Group of Cenatophs on the bank of river Betwa Orchha

Q. How do does ‘Team Thinking Particle’ work together? Have you divided your work according to your strengths?

We are a very small team of two people so we do not have the liberty to define a scope of work. We worked together on every aspect from writing codes to processing images. No area was defined as the sole responsibility of one person. Vijay outlined the layout of the entire website and worked on the technical side of the portal.

I also supported in some parts but I was primarily busy traveling places and making notes which later took form of articles, galleries etc. As we both are passionate about traveling so we also traveled together a lot. Vijay also wrote several articles. Now there is also significant work which goes into keeping forums active and answering queries posted by fellow travelers which we both address.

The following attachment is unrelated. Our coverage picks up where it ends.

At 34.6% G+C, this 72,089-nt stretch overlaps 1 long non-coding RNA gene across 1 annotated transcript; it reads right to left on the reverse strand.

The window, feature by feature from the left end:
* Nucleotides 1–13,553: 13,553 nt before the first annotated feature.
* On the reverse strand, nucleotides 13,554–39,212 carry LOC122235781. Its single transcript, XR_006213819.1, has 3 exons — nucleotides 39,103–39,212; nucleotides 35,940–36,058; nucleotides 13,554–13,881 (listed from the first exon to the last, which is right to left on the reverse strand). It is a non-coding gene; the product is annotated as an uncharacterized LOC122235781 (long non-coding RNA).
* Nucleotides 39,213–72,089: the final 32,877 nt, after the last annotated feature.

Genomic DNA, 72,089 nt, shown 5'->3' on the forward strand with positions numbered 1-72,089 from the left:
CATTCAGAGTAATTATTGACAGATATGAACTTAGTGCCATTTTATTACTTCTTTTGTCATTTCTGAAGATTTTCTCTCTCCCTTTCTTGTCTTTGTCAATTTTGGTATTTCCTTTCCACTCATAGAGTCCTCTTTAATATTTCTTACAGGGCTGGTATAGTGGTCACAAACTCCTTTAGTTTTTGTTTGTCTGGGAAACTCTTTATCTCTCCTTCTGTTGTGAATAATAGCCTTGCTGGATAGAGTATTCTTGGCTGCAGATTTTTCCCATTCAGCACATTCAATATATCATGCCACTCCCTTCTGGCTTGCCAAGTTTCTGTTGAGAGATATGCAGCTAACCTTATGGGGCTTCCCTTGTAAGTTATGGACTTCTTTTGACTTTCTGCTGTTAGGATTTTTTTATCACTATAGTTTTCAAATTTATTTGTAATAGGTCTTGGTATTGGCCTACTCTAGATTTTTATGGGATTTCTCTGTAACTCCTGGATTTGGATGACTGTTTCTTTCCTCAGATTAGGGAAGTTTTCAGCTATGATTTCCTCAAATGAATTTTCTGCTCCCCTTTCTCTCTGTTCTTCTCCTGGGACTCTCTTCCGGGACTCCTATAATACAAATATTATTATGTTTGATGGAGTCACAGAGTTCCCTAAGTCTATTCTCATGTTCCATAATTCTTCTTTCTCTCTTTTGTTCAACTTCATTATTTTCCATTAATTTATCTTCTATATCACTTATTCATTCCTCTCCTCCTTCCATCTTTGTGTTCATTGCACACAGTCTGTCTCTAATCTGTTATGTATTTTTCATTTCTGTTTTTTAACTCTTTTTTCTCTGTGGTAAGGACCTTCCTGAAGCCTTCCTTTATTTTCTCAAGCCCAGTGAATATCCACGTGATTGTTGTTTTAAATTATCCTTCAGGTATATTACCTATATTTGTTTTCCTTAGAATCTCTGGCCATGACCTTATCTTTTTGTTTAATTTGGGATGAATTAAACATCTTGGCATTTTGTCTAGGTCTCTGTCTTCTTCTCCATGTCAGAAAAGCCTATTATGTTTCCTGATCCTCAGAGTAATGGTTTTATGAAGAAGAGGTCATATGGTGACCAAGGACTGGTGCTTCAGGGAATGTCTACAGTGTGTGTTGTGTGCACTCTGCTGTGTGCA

Q. What are your views on luxury trips?

I am not against luxury trips though I was never fortunate enough to go on one. Luxury trips have their own charm and intended traveler base. I feel luxury trips also offer unique experiences which are impossible to get when you are doing budget travel or backpacking.

At Frozen Indus

Q. Since you have traveled so extensively, what if we were to send you to another planet, which one would you want to visit first?

Jupiter, I would say.

Q. How do you promote your blog and ensure it stands out?